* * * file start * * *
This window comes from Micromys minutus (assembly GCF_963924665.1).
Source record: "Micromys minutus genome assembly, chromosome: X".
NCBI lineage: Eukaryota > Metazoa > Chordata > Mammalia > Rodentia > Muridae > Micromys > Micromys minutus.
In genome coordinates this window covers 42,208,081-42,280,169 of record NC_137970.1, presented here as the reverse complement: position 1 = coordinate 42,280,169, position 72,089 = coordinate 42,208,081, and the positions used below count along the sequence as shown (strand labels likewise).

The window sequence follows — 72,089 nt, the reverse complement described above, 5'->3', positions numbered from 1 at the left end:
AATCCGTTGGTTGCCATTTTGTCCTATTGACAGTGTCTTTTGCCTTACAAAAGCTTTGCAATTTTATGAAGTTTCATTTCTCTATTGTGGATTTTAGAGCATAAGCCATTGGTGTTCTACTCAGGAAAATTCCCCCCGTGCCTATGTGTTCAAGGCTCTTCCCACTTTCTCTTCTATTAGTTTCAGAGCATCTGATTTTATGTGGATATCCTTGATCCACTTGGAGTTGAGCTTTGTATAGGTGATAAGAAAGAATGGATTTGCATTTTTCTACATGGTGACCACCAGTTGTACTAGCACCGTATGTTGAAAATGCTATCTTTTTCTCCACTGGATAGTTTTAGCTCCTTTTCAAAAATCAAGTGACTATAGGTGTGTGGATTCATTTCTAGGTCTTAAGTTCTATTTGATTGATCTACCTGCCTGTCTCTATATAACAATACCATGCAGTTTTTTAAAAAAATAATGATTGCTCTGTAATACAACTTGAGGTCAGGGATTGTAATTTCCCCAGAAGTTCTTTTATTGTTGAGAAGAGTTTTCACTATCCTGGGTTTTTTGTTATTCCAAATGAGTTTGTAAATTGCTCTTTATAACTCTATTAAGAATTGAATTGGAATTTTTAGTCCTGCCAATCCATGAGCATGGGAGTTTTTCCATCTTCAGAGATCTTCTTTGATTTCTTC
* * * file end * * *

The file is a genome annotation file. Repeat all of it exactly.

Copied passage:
This window comes from Micromys minutus (assembly GCF_963924665.1).
Source record: "Micromys minutus genome assembly, chromosome: X".
NCBI lineage: Eukaryota > Metazoa > Chordata > Mammalia > Rodentia > Muridae > Micromys > Micromys minutus.
In genome coordinates this window covers 42,208,081-42,280,169 of record NC_137970.1, presented here as the reverse complement: position 1 = coordinate 42,280,169, position 72,089 = coordinate 42,208,081, and the positions used below count along the sequence as shown (strand labels likewise).

The window sequence follows — 72,089 nt, the reverse complement described above, 5'->3', positions numbered from 1 at the left end:
AATCCGTTGGTTGCCATTTTGTCCTATTGACAGTGTCTTTTGCCTTACAAAAGCTTTGCAATTTTATGAAGTTTCATTTCTCTATTGTGGATTTTAGAGCATAAGCCATTGGTGTTCTACTCAGGAAAATTCCCCCCGTGCCTATGTGTTCAAGGCTCTTCCCACTTTCTCTTCTATTAGTTTCAGAGCATCTGATTTTATGTGGATATCCTTGATCCACTTGGAGTTGAGCTTTGTATAGGTGATAAGAAAGAATGGATTTGCATTTTTCTACATGGTGACCACCAGTTGTACTAGCACCGTATGTTGAAAATGCTATCTTTTTCTCCACTGGATAGTTTTAGCTCCTTTTCAAAAATCAAGTGACTATAGGTGTGTGGATTCATTTCTAGGTCTTAAGTTCTATTTGATTGATCTACCTGCCTGTCTCTATATAACAATACCATGCAGTTTTTTAAAAAAATAATGATTGCTCTGTAATACAACTTGAGGTCAGGGATTGTAATTTCCCCAGAAGTTCTTTTATTGTTGAGAAGAGTTTTCACTATCCTGGGTTTTTTGTTATTCCAAATGAGTTTGTAAATTGCTCTTTATAACTCTATTAAGAATTGAATTGGAATTTTTAGTCCTGCCAATCCATGAGCATGGGAGTTTTTCCATCTTCAGAGATCTTCTTTGATTTCTTC